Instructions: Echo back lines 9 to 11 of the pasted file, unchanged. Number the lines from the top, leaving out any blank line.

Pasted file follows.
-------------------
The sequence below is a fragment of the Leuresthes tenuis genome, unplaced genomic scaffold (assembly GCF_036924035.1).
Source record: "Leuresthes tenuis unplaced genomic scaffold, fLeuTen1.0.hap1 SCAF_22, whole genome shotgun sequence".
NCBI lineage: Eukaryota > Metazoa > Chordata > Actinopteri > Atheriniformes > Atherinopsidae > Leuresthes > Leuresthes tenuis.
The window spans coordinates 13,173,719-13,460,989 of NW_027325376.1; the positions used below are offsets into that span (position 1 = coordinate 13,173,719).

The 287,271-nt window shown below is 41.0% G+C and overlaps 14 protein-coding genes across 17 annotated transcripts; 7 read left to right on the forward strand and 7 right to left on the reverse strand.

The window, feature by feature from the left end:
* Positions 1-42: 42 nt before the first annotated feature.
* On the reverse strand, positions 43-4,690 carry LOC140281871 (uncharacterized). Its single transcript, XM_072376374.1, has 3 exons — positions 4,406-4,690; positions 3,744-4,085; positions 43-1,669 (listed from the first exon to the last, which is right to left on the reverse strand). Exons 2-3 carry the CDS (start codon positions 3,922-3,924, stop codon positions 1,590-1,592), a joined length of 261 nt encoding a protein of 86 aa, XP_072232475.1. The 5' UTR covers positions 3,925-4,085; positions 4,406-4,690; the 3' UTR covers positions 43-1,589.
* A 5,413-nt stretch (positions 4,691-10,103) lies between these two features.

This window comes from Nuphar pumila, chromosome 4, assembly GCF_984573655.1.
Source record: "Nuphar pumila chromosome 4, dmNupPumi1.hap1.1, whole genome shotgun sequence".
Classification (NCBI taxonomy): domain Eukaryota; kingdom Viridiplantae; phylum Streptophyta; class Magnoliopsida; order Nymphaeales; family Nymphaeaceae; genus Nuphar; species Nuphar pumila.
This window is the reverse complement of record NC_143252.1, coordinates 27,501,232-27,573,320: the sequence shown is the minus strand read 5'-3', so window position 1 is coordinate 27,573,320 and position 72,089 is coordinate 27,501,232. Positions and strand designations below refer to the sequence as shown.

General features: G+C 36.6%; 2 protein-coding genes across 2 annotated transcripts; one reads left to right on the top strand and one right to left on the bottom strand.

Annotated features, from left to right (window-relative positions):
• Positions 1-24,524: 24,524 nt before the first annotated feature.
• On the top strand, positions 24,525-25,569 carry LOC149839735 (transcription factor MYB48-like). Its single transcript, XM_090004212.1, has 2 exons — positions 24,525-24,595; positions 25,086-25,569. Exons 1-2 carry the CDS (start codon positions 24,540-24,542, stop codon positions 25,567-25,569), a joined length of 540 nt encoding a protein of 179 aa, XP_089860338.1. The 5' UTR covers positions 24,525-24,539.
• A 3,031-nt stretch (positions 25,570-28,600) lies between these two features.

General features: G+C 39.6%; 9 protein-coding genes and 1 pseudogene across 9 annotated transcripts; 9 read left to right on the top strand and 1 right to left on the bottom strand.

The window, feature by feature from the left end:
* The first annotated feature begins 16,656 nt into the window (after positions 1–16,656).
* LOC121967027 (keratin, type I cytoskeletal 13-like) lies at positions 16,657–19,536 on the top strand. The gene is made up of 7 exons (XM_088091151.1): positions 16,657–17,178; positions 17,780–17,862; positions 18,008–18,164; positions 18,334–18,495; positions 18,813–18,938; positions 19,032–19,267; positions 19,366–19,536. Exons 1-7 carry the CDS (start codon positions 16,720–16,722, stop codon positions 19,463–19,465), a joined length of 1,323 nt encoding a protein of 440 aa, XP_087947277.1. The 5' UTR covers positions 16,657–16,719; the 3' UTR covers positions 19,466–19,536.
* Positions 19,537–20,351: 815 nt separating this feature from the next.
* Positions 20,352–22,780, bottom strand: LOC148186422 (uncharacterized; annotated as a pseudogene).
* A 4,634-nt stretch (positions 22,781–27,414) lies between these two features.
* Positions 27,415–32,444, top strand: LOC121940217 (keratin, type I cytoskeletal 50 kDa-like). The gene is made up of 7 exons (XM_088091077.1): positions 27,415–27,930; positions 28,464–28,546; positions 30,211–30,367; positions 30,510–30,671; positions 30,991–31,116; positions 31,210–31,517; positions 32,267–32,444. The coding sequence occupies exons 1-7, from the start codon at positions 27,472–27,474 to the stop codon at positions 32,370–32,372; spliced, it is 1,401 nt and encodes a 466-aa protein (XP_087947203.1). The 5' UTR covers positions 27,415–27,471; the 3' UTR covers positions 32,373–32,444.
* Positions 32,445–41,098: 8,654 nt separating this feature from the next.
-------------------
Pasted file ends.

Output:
* A 5,413-nt stretch (positions 4,691-10,103) lies between these two features.

This window comes from Nuphar pumila, chromosome 4, assembly GCF_984573655.1.
Source record: "Nuphar pumila chromosome 4, dmNupPumi1.hap1.1, whole genome shotgun sequence".